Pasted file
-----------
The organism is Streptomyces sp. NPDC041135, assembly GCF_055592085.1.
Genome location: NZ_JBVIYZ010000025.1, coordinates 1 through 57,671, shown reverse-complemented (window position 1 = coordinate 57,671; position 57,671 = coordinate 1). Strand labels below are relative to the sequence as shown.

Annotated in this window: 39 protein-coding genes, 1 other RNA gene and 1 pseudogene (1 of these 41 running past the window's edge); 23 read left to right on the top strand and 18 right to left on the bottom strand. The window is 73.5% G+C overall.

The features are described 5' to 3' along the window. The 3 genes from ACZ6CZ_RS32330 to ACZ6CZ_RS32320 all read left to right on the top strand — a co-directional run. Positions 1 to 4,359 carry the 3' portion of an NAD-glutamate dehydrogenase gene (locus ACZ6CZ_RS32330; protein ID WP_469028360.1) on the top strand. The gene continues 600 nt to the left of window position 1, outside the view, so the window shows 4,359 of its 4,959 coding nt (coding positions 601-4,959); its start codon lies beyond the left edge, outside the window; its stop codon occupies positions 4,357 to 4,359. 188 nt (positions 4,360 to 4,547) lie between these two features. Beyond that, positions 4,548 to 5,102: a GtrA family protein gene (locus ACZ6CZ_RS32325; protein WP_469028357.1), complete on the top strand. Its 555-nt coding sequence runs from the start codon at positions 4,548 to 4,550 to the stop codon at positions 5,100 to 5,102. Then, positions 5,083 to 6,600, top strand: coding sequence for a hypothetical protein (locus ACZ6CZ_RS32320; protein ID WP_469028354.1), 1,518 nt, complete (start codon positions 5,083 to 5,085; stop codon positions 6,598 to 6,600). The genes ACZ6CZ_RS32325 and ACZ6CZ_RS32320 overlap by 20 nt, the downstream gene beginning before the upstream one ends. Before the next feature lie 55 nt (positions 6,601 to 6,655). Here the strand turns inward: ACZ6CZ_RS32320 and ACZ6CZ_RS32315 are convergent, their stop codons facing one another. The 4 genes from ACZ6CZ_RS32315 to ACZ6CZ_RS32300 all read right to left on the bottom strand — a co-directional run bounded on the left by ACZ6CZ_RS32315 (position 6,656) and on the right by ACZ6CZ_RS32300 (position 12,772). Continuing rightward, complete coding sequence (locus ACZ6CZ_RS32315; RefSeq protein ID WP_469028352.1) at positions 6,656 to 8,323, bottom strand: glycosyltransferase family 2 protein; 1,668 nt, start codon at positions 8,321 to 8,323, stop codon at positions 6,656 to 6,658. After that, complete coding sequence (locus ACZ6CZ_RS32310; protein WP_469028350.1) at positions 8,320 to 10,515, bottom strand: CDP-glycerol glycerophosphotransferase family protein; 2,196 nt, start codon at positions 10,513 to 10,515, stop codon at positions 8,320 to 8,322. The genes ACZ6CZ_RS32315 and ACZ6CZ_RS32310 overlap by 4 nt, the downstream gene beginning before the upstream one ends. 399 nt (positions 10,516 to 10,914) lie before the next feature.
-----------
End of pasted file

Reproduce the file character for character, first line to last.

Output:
The organism is Streptomyces sp. NPDC041135, assembly GCF_055592085.1.
Genome location: NZ_JBVIYZ010000025.1, coordinates 1 through 57,671, shown reverse-complemented (window position 1 = coordinate 57,671; position 57,671 = coordinate 1). Strand labels below are relative to the sequence as shown.

Annotated in this window: 39 protein-coding genes, 1 other RNA gene and 1 pseudogene (1 of these 41 running past the window's edge); 23 read left to right on the top strand and 18 right to left on the bottom strand. The window is 73.5% G+C overall.

The features are described 5' to 3' along the window. The 3 genes from ACZ6CZ_RS32330 to ACZ6CZ_RS32320 all read left to right on the top strand — a co-directional run. Positions 1 to 4,359 carry the 3' portion of an NAD-glutamate dehydrogenase gene (locus ACZ6CZ_RS32330; protein ID WP_469028360.1) on the top strand. The gene continues 600 nt to the left of window position 1, outside the view, so the window shows 4,359 of its 4,959 coding nt (coding positions 601-4,959); its start codon lies beyond the left edge, outside the window; its stop codon occupies positions 4,357 to 4,359. 188 nt (positions 4,360 to 4,547) lie between these two features. Beyond that, positions 4,548 to 5,102: a GtrA family protein gene (locus ACZ6CZ_RS32325; protein WP_469028357.1), complete on the top strand. Its 555-nt coding sequence runs from the start codon at positions 4,548 to 4,550 to the stop codon at positions 5,100 to 5,102. Then, positions 5,083 to 6,600, top strand: coding sequence for a hypothetical protein (locus ACZ6CZ_RS32320; protein ID WP_469028354.1), 1,518 nt, complete (start codon positions 5,083 to 5,085; stop codon positions 6,598 to 6,600). The genes ACZ6CZ_RS32325 and ACZ6CZ_RS32320 overlap by 20 nt, the downstream gene beginning before the upstream one ends. Before the next feature lie 55 nt (positions 6,601 to 6,655). Here the strand turns inward: ACZ6CZ_RS32320 and ACZ6CZ_RS32315 are convergent, their stop codons facing one another. The 4 genes from ACZ6CZ_RS32315 to ACZ6CZ_RS32300 all read right to left on the bottom strand — a co-directional run bounded on the left by ACZ6CZ_RS32315 (position 6,656) and on the right by ACZ6CZ_RS32300 (position 12,772). Continuing rightward, complete coding sequence (locus ACZ6CZ_RS32315; RefSeq protein ID WP_469028352.1) at positions 6,656 to 8,323, bottom strand: glycosyltransferase family 2 protein; 1,668 nt, start codon at positions 8,321 to 8,323, stop codon at positions 6,656 to 6,658. After that, complete coding sequence (locus ACZ6CZ_RS32310; protein WP_469028350.1) at positions 8,320 to 10,515, bottom strand: CDP-glycerol glycerophosphotransferase family protein; 2,196 nt, start codon at positions 10,513 to 10,515, stop codon at positions 8,320 to 8,322. The genes ACZ6CZ_RS32315 and ACZ6CZ_RS32310 overlap by 4 nt, the downstream gene beginning before the upstream one ends. 399 nt (positions 10,516 to 10,914) lie before the next feature.